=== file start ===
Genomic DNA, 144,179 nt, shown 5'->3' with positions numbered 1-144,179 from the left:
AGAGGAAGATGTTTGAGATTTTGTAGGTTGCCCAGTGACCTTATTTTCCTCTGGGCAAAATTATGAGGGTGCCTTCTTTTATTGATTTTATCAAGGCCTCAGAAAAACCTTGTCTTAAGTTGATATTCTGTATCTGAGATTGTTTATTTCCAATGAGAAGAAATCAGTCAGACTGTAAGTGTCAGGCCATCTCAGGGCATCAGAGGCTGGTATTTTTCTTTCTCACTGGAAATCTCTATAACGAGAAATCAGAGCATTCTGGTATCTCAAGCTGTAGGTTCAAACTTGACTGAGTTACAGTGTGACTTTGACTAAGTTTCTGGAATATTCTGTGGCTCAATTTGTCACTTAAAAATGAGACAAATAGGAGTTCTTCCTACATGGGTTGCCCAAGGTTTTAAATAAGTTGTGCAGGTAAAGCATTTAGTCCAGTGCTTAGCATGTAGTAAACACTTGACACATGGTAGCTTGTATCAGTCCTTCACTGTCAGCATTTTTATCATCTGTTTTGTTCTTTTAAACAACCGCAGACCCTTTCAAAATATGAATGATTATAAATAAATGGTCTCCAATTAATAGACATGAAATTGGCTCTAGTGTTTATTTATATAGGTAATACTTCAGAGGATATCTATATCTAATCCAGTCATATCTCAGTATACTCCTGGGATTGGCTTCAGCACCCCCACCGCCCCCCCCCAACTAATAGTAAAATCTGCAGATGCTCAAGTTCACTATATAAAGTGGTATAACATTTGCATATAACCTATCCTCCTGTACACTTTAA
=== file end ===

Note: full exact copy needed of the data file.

Genomic DNA, 144,179 nt, shown 5'->3' with positions numbered 1-144,179 from the left:
AGAGGAAGATGTTTGAGATTTTGTAGGTTGCCCAGTGACCTTATTTTCCTCTGGGCAAAATTATGAGGGTGCCTTCTTTTATTGATTTTATCAAGGCCTCAGAAAAACCTTGTCTTAAGTTGATATTCTGTATCTGAGATTGTTTATTTCCAATGAGAAGAAATCAGTCAGACTGTAAGTGTCAGGCCATCTCAGGGCATCAGAGGCTGGTATTTTTCTTTCTCACTGGAAATCTCTATAACGAGAAATCAGAGCATTCTGGTATCTCAAGCTGTAGGTTCAAACTTGACTGAGTTACAGTGTGACTTTGACTAAGTTTCTGGAATATTCTGTGGCTCAATTTGTCACTTAAAAATGAGACAAATAGGAGTTCTTCCTACATGGGTTGCCCAAGGTTTTAAATAAGTTGTGCAGGTAAAGCATTTAGTCCAGTGCTTAGCATGTAGTAAACACTTGACACATGGTAGCTTGTATCAGTCCTTCACTGTCAGCATTTTTATCATCTGTTTTGTTCTTTTAAACAACCGCAGACCCTTTCAAAATATGAATGATTATAAATAAATGGTCTCCAATTAATAGACATGAAATTGGCTCTAGTGTTTATTTATATAGGTAATACTTCAGAGGATATCTATATCTAATCCAGTCATATCTCAGTATACTCCTGGGATTGGCTTCAGCACCCCCACCGCCCCCCCCCAACTAATAGTAAAATCTGCAGATGCTCAAGTTCACTATATAAAGTGGTATAACATTTGCATATAACCTATCCTCCTGTACACTTTAA